I recently accepted an invitation from my Patagonian neighbors to visit their daughter, who is living on the island of Chiloe across the Gulf of Corcovado, which separates the island from mainland southern Chile. I’ve known Monica since she was a young girl, so it was a pleasure to visit her, her two daughters and her husband in their home outside the small seaside city of Quellon.
Monica’s husband, Israel, is a woodcutter, and I spent a few days with him out in his cutting area, bringing wood out of the bosque with an ox team hauling a biloche — a large sled on skids — then loading his truck with firewood to sell in town. Israel told me he had recently cut a timber 12 meters long for the keel of a boat being built on the beach in Quellon Viejo. Well aware of my boatbuilding background, he asked whether I would like to go see the project.
We drove along the black-sand beach, and I could see the boat standing on her keel, hull painted red, from a long way off. We climbed aboard, and I could see she was all set to accept an engine and drive train, a rudder, some controls and go to work. About 100 meters down the beach was another cluster of boats abuilding, so we walked down there.
At the shop on the beach were a half-dozen boats — a spectrum of sizes and in various stages of completion. The setup reminded me of our own beach shop at Gannon & Benjamin on Martha’s Vineyard, Mass. Amid a pile of shavings, fitting a plank, was an obvious boatbuilder. You can always tell them; you just can’t tell them much. I introduced myself to Cesar Omar Tavie, and as is usually the case, there was an immediate connection in the camaraderie of boatbuilding. Within minutes we were discussing the challenges of hand-building traditional wooden boats in an age of plastic and electronic gadgetry.
Cesar put down his tools and stepped away from his project to give me a bit of his time. He showed me around his simple operation, and we sat down on the aft deck of a 12-meter fishing boat under construction for some palaver. He has been doing this his entire 50 years, except for a 10-year stint as a commercial diver in his 20s, when he made enough money to put down some on the beach property for the shop and his house. He has four other carpenters and keeps busy building wooden boats for the discerning watermen who prefer a solid hand-built wood hull to anything else. He has just finished a 10-meter boat that is painted and being launched as soon as the balance is paid. The boat cost 15 million pesos (about $30,000) and took four months to complete. He uses only Mercedes marine diesels, which are very reliable and whose parts are accessible and comparatively cheap.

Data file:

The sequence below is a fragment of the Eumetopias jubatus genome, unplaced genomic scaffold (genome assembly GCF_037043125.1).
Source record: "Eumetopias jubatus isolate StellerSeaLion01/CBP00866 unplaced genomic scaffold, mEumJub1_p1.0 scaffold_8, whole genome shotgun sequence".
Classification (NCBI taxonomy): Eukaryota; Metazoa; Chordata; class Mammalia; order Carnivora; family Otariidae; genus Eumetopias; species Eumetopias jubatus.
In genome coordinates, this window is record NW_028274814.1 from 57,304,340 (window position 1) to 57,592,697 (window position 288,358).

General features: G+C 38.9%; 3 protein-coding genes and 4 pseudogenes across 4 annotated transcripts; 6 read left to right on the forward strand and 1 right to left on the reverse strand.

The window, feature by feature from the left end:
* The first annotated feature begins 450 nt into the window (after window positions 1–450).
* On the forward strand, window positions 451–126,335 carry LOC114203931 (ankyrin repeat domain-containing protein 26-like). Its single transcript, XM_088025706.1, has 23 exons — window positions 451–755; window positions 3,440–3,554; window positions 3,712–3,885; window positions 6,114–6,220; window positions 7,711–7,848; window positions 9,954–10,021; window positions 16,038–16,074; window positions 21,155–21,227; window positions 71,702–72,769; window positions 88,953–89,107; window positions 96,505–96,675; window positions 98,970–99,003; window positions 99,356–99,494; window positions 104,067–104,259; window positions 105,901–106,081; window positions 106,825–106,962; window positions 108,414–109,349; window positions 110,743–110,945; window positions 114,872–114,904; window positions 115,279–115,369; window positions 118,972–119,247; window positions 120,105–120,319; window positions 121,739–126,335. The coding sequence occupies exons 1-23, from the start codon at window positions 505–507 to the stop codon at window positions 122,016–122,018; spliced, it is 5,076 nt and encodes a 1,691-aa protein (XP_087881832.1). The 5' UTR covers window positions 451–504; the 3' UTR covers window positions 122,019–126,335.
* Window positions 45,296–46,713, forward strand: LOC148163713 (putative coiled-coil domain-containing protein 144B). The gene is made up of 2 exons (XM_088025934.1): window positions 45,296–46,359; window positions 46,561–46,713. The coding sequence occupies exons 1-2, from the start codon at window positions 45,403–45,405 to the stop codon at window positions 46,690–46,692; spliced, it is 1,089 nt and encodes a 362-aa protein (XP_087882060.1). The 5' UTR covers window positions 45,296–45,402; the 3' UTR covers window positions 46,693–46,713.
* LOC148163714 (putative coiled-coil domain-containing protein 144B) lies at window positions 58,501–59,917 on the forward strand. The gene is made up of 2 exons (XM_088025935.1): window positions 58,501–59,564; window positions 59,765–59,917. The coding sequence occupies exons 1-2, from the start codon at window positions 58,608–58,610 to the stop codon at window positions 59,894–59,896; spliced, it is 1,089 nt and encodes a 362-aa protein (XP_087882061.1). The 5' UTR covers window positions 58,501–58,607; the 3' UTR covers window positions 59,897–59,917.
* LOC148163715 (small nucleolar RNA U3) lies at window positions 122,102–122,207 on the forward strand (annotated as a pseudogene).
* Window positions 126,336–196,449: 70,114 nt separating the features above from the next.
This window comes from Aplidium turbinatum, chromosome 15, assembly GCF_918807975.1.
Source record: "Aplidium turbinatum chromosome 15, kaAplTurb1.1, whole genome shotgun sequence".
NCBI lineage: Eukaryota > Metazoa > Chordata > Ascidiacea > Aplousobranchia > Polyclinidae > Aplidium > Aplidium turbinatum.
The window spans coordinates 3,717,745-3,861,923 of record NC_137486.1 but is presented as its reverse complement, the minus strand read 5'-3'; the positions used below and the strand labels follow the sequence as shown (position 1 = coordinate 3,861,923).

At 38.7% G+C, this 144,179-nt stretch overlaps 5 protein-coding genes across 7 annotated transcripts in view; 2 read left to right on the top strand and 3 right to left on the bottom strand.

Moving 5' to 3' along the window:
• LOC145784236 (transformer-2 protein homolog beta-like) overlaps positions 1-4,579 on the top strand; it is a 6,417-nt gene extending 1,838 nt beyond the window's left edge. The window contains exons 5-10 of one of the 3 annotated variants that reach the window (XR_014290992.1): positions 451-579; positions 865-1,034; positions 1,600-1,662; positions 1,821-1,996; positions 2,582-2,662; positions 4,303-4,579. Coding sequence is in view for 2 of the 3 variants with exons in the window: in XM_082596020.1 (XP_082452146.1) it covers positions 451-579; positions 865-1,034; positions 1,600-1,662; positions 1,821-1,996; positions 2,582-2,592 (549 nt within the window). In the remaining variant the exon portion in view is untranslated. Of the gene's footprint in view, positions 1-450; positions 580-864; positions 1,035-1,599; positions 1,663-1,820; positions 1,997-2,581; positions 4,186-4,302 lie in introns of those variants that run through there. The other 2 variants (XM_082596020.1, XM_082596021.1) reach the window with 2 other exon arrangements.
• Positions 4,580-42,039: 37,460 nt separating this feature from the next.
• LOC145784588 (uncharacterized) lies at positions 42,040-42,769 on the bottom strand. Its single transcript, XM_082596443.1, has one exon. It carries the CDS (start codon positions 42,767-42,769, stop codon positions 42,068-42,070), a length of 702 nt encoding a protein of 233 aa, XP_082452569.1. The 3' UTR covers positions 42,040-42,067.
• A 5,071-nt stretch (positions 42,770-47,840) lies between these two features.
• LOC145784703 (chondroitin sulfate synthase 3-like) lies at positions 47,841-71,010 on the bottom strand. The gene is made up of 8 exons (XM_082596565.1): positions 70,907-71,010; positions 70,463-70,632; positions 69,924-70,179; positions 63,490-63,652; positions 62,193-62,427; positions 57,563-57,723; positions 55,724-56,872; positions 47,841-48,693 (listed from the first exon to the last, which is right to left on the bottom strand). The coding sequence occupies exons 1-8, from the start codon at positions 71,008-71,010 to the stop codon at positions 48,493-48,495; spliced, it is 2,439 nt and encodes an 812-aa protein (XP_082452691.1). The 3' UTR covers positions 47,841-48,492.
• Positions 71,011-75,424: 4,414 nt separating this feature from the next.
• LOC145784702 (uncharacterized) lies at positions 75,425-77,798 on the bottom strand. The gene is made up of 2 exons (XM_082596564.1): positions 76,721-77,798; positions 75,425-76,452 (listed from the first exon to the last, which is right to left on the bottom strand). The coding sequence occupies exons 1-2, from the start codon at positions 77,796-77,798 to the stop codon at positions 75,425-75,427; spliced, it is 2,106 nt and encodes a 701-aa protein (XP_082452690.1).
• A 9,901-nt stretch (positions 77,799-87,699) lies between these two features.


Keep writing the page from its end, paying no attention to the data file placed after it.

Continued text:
We discussed the common challenge of finding good materials, although he lives in an area with good resources — so far — and the importance of practicing considerate resource management and salvaging and recycling used resources as much as possible. The challenges are the same the world over.
As we sat talking, I let my ken take in the beautiful bay surrounding us, full of shellfish farms and the cages of the recovering salmon farming industry. These are the primary industries here. In the distance to the east, clear as a bell, the high, snow-capped cordillera of the Andes and the Corcovado volcano 200 kilometers away stood tall and brilliant against the deep-blue Patagonian sky. It was hard to imagine, on such an idyllic day, how this scene can blow up into the dark, cold rage this bold, isolated coast can become in a matter of hours. The people who venture forth into this stark reality have only their faith, experience and a stout vessel to allow the possibility of safe return.
A decade ago, I boarded a small coastal cargo boat before dawn in a tidal river about 100 kilometers to the south. The captain had brought the boat up into the river on a rising tide in the pitch dark of a moonless night a few hours earlier. As we rode the ebb back out to the sea, I marveled at the skill of navigating in a shrinking channel three boat widths wide and with no navigation aids.
As we looked back on a darkened coast with nary a light, much less channel markers, I wondered aloud at how this was all done. In the first light of dawn, the captain grinned, tapped a swarthy finger against his temple and opened a well-used, worn, polished wood box. There was a beautiful ancient bronze compass — his GPS, passed to him by his father, who had received it in his time from his father. I remember thinking of the things we have buried under the new age of electronics and artificial intelligence.
Knowing full well how a boatbuilder feels about time wasted, I encouraged my new compadre to get back to his tools. On my T-shirt he noticed the marine rail logo of our own shop on the beach on Martha’s Vineyard. He told me he had been looking for just such a mechanism for his own shop. I gave him a synopsis of how ours worked and how we had had to cob the system together from scraps and salvage just to come up with a working rail. He nodded and grinned in appreciation of just such a treasure hunt, and I could see the wheels start to turn. I easily imagined that the next time I visited, I would see a marine rail on the beach in Quellon Viejo.
Seaver Jones divides his time among his woodshop and home in Futaleufu, Chile, life aboard his restored vintage motoryacht and boatbuilding at the Gannon & Benjamin Marine Railway on Martha’s Vineyard.
May 2013 issue